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Variability in at-sea foraging behaviour of little penguins Eudyptula minor in response to fine-scale environmental features


Phillips, LR and Hindell, M and Hobday, AJ and Lea, M-A, Variability in at-sea foraging behaviour of little penguins Eudyptula minor in response to fine-scale environmental features, Marine Ecology - Progress Series, 627 pp. 141-154. ISSN 0171-8630 (2019) [Refereed Article]

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The authors 2019. Open Access under Creative Commons Attribution 4.0 International (CC BY 4.0) Licence. ( Use, distribution and reproduction are un - restricted. Authors and original publication must be credited.

DOI: doi:10.3354/meps13095


A long-standing question in ecology is how predators interact with their environment when locating patchily distributed prey. There is some evidence to suggest that marine predators use environmental features as foraging cues at meso-scales (100-1000 km); however, the role of environmental structure at finer scales (1-100 km) is less well understood. To investigate how marine predators respond to fine-scale environmental variability, the movement patterns of 29 GPS-tagged little penguins Eudyptula minor from 3 colonies in the highly variable Storm Bay ecosystem in south-eastern Tasmania, Australia, were analysed using hidden Markov behavioural state modelling alongside high-resolution environmental data. Variability in at-sea behavioural states was observed between colonies correlating with differences in fine-scale environmental parameters. There were significant differences in trip metrics and time spent in each of the identified behavioural states between each of the study colonies. Additionally, transitions between behavioural states were associated with different environmental parameters at each site. This variability in foraging behaviour for conspecifics at similar temporal scales illustrates the significance of fine-scale environmental variability in determining at-sea predator behaviour and highlights how even subtle differences in fine-scale environmental parameters can lead to alternative foraging strategies. This flexibility suggests a capacity to behaviourally adapt to variable and changing environmental conditions, a necessary condition for persistence in a changing world.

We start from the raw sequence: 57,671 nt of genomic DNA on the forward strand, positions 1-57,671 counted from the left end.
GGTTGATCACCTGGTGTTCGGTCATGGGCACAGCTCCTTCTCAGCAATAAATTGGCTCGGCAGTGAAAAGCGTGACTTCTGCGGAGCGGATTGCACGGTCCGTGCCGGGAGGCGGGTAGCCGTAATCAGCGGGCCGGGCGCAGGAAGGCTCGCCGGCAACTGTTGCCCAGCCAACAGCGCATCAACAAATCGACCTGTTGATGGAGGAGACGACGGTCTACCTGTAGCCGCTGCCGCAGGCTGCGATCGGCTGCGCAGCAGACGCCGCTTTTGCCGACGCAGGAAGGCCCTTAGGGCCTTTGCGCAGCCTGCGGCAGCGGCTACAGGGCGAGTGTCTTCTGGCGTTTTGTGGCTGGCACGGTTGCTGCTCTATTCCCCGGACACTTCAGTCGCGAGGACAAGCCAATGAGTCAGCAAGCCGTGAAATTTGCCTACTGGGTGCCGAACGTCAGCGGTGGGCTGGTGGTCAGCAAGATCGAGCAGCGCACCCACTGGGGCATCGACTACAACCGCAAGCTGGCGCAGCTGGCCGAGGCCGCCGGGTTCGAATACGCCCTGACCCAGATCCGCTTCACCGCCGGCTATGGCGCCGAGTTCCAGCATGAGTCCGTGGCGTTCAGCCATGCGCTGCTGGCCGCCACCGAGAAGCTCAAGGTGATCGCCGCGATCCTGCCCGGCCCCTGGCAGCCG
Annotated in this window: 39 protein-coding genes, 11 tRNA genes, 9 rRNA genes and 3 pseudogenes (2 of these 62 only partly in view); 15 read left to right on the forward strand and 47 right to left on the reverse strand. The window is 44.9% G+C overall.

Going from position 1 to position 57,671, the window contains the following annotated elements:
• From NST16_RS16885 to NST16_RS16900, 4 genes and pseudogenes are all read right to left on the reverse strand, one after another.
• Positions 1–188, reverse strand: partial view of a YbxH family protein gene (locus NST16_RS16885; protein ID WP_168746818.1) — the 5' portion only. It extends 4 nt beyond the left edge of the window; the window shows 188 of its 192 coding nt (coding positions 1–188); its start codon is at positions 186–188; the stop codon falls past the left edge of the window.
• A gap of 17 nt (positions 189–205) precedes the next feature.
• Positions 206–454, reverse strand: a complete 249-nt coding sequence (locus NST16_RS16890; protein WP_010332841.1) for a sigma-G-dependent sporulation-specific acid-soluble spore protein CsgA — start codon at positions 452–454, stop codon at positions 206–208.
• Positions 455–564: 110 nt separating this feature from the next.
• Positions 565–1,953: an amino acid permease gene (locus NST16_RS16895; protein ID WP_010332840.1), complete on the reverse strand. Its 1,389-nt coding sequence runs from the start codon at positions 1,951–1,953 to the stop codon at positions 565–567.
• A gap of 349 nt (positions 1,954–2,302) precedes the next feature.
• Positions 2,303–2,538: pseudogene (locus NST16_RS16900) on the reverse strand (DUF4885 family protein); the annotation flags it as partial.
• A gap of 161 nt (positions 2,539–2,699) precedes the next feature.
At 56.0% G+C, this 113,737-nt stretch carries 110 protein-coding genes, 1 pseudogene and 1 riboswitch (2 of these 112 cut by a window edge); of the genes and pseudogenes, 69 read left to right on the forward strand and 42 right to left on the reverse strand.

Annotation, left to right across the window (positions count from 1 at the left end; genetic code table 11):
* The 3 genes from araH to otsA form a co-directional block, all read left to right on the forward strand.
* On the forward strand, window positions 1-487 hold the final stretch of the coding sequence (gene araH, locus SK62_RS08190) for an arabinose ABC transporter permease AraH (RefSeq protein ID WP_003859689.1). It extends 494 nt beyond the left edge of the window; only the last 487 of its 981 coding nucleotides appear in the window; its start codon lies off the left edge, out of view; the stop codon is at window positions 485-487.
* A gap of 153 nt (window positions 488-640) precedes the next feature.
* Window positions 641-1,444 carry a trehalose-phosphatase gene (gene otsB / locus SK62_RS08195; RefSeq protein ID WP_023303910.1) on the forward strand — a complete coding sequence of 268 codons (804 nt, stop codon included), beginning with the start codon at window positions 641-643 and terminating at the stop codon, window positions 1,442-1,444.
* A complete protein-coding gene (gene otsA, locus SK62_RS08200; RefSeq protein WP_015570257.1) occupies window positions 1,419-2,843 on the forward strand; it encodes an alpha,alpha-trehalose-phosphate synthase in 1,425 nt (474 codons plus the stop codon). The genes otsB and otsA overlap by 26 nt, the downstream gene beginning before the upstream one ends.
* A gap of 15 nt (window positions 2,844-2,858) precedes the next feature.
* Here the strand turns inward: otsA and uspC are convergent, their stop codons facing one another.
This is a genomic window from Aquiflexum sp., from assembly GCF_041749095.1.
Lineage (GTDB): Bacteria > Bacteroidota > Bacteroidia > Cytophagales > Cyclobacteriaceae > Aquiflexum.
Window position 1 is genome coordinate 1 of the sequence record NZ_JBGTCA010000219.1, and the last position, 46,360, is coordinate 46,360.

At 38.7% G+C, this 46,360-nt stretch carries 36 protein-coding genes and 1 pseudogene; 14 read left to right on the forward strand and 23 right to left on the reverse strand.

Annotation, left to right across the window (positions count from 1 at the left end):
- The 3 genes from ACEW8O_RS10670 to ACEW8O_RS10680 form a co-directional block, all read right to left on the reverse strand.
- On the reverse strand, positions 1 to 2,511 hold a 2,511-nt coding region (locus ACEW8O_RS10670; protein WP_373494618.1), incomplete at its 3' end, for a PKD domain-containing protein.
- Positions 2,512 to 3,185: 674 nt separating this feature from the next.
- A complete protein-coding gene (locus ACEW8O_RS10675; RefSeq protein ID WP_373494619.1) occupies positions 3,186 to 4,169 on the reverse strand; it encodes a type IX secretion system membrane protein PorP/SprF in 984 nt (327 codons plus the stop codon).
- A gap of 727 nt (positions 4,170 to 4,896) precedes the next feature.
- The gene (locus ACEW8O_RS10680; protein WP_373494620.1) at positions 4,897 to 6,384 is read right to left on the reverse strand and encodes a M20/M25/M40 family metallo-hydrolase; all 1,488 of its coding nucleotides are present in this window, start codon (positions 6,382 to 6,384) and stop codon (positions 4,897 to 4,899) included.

Item Details

Item Type:Refereed Article
Keywords:ecology, behavioural plasticity, environmental variability, ecological patterns, ecological processes
Research Division:Biological Sciences
Research Group:Ecology
Research Field:Behavioural ecology
Objective Division:Environmental Management
Objective Group:Terrestrial systems and management
Objective Field:Assessment and management of terrestrial ecosystems
UTAS Author:Phillips, LR (Mr Lachlan Phillips)
UTAS Author:Hindell, M (Professor Mark Hindell)
UTAS Author:Lea, M-A (Professor Mary-Anne Lea)
ID Code:135118
Year Published:2019
Web of Science® Times Cited:4
Deposited By:Ecology and Biodiversity
Deposited On:2019-10-01
Last Modified:2020-01-07
Downloads:14 View Download Statistics

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